Cape Hatteras, NC Destroyer TERRY in Trouble, Jan 1912
FLEET RUSHES TO AID IMPERILED DESTROYER
WIRELESS MESSAGES REPORT WAR VESSEL IN DANGEROUS CONDITION OFF CAPE HATTERAS.
New York, Jan. 7 -- Wireless messages received here tonight reported the United States torpedo boat destroyer Terry in trouble at a point northeast of Cape Hatteras. The vessel was in communication with the steamer Tagus and the battle ship South Carolina.
It was stated that the destroyer's turbine engines and pumps were out of commission, that all its stores were ruined and its wireless apparatus not working.
The battle ship Carolina's message reports the Terry's position as latitude 38.21 north and longitude 67 west.
The Tagus left Hamilton, Bermuda at 11 a. m., Saturday and is due at New York at 2 p. m. tomorrow. At noon today on its regular schedule it would have been 360 miles from this port, to the southeast.
The revenue cutter Onondaga was reported by the South Carolina to be in the immediate vicinity of the Terry.
All Vessels To Aid.
When the Navy Department at Washington learned that the destroyer was in distress the powerful wireless station there flashed out orders for all United States war vessels to steam at once to the little craft's assistance. Special instructions were given to the commander of the transport Prairie, at Norfolk, Va., to said at once in the search, and a wireless message was sent, intercepting the crippled scout cruiser Salem, which was turned back in the quest.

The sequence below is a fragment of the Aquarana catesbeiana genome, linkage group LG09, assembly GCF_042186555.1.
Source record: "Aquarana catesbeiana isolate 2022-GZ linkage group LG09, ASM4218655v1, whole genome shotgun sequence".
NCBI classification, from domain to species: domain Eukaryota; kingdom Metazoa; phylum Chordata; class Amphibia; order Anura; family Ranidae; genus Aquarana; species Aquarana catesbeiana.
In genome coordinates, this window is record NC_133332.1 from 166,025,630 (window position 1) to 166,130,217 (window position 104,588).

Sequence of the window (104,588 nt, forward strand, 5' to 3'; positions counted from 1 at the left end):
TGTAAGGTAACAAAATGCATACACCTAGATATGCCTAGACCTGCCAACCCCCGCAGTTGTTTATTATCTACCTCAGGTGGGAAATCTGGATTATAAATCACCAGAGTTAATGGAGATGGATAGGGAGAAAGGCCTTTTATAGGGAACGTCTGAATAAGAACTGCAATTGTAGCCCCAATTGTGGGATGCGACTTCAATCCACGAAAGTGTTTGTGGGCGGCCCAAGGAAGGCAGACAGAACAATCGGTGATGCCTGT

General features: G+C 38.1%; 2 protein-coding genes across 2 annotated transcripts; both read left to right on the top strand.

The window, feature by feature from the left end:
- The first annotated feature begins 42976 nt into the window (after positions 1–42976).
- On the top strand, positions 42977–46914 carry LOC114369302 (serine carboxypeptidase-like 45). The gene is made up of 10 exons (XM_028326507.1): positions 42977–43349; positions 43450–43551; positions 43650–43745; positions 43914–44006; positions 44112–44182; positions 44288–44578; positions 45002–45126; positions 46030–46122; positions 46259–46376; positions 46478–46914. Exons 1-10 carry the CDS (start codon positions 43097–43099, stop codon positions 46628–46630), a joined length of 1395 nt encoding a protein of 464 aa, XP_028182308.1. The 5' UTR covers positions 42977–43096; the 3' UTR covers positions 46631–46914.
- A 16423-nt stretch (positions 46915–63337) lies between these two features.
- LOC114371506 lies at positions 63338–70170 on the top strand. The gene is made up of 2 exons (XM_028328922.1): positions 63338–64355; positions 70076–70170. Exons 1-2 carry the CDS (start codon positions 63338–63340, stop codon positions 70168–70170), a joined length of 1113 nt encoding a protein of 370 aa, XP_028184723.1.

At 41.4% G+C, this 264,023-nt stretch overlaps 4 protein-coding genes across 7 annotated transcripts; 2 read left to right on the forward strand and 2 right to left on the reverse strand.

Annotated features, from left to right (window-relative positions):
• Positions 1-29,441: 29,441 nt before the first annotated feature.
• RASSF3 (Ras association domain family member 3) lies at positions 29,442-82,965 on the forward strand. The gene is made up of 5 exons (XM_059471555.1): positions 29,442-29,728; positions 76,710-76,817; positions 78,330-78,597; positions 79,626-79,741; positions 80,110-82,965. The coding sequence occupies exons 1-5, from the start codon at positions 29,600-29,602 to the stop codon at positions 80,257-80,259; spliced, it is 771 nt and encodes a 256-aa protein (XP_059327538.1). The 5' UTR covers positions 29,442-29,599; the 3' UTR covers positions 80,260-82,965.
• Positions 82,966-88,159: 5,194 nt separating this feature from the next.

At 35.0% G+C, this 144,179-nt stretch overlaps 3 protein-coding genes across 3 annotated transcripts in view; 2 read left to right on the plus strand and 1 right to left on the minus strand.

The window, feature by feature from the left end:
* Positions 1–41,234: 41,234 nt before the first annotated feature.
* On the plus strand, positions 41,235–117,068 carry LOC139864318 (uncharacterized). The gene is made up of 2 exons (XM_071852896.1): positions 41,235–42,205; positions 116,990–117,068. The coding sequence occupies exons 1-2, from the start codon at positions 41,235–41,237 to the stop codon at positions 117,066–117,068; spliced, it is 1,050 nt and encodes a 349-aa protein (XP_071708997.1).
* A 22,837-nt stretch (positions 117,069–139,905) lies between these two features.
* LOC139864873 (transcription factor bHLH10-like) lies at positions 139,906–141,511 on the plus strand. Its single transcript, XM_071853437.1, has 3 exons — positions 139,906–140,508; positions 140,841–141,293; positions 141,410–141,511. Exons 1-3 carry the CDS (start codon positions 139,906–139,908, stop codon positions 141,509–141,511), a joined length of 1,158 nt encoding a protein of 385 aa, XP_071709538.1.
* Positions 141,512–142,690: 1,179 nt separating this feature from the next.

The Terry carries a crew of three officers and eighty-three men. Lieut. JOHN C. FREEMONT is in command.
Several vessels of the Atlantic fleet, en route from Norfolk to Guantanamo, suffered severely in the northwest gale which raged off the middle Atlantic coast yesterday. The Salem was badly damaged and was returning, under convoy, to the Norfolk Navy Yard for repairs. It lost all boats, except the gig, the port rail and part of the starboard rail were carried away, and the hatches were seriously damaged.
TAYLOR BAGWELL, ordinary seaman, and HERMAN GOLDSTEIN, seaman, were swept overboard and drowned.
The Dixie also suffered some damage in the gale. The Delaware lost two lifeboats and a steam launch, the boats being either carried away or smashed by the heavy seas.
The Indianapolis Star Indiana 1912-01-08